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I'm having trouble understanding bit-wise OR in java. I'm reading a Java programming book named "Apress Beginning Java7" by Jeff Friesen.

And in that book at page-31 the author gave two 8 bit binary numbers and performed bit-wise OR on those two numbers. He said that:

0B0001 1010 | 0B1011 0111 results in 0000 0000 0000 0000 0000 0000 1011 1111

Then he said that and I quote:

"The &, ^, and | operators in the last three lines first convert their byte integer operands to 32-bit integer values (through sign bit extension, copying the sign bit’s value into the extra bits) before performing their operations."

Now if I understand correctly the first 8 bit number(0B0001 1010) by sign bit extension becomes(32bit number):

0B0000 0000 0000 0000 0000 0000 0001 1010

And the second number (0B1011 0111) by sign bit extension becomes:

0B1111 1111 1111 1111 1111 1111 1011 0111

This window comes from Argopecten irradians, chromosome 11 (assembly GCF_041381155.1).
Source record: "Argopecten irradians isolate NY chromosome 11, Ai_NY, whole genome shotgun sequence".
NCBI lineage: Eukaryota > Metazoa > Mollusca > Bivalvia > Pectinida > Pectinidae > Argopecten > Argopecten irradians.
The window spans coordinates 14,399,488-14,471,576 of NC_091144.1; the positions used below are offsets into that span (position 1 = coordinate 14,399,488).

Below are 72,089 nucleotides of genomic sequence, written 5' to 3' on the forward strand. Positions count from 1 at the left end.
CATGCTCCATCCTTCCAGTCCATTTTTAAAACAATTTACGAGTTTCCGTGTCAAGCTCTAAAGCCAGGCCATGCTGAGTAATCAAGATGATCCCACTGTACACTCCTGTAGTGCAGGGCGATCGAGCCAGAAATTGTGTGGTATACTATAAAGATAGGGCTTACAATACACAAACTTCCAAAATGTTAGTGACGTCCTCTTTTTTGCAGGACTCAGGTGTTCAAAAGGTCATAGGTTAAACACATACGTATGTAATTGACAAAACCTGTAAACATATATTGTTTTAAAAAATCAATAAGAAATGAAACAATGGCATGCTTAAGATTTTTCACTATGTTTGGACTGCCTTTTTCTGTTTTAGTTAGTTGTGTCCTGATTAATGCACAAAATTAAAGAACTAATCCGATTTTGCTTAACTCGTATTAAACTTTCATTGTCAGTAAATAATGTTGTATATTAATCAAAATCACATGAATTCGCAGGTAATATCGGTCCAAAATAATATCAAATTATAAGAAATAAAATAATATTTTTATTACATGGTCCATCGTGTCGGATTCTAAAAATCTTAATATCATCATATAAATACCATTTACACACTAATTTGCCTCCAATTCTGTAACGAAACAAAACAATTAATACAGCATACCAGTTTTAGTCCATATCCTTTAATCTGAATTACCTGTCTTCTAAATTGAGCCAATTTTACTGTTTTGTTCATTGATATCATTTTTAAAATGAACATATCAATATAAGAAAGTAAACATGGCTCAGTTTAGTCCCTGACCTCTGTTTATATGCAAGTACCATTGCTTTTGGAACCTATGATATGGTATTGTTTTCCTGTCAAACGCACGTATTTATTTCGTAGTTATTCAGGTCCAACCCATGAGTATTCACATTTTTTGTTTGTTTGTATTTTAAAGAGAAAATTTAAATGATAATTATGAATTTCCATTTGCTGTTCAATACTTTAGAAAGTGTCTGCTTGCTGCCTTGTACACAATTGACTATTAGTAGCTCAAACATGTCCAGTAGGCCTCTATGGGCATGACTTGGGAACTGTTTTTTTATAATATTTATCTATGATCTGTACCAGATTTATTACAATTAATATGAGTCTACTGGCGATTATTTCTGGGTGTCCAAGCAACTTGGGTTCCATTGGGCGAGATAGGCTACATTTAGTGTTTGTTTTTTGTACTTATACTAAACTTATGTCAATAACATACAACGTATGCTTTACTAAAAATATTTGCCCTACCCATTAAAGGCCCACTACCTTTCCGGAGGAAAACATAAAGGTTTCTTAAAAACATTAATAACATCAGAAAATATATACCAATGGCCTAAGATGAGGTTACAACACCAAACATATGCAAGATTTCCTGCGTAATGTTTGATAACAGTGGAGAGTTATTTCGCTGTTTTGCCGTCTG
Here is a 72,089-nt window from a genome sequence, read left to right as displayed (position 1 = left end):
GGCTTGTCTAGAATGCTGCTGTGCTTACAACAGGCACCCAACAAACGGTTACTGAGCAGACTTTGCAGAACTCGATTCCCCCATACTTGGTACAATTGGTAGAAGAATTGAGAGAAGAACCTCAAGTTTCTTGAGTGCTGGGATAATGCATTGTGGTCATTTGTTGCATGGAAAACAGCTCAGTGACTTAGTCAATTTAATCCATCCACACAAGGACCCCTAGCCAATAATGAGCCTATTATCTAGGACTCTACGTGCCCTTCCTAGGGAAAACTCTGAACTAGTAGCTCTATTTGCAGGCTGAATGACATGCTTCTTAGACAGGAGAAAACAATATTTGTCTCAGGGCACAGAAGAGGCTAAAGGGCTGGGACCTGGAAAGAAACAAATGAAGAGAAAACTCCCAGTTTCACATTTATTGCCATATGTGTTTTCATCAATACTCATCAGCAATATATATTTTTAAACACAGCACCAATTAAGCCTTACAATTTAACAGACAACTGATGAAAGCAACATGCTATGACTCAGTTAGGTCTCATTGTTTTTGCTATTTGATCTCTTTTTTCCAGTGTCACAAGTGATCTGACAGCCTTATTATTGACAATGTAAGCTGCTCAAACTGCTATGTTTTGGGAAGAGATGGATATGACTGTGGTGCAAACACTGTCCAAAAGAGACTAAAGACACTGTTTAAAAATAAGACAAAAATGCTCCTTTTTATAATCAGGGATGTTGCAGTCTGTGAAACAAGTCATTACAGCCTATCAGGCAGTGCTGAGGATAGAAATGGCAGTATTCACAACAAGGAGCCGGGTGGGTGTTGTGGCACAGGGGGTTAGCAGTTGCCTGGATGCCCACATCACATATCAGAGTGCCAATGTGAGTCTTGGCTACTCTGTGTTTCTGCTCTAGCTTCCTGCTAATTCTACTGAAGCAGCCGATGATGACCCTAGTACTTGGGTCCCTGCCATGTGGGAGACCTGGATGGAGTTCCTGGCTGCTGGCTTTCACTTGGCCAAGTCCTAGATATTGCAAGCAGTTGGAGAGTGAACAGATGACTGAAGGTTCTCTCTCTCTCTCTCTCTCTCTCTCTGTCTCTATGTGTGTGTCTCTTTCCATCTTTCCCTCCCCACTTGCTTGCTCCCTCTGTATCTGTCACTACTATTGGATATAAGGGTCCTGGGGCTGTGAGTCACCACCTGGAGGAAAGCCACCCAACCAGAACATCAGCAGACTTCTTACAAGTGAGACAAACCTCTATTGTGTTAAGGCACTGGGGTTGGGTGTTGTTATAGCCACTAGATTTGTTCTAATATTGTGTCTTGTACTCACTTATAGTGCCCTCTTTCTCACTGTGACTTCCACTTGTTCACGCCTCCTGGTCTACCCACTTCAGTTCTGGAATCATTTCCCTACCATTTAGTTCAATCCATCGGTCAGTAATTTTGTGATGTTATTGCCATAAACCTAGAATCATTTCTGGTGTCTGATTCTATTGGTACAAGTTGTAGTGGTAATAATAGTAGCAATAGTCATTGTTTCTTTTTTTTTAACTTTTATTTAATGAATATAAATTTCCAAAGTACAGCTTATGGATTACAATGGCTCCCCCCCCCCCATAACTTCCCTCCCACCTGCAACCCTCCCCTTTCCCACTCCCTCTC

If I bit-wise OR these two extended numbers I get:

0B1111 1111 1111 1111 1111 1111 1011 1111

But the author got:

0B0000 0000 0000 0000 0000 0000 1011 1111

Can anyone tell where I am wrong on this? I mean can anyone kindly tell me why my answer is different from author's and where I made the mistake?

share|improve this question
up vote 1 down vote accepted

0B10110111 binary literal has a value of type int. It is not implicitly promoted from byte, so there is no sign extension.

If it was (byte)0B10110111 then you would have what you expect.

share|improve this answer
Thank you for your answer. – mvr950 Apr 6 '13 at 22:22

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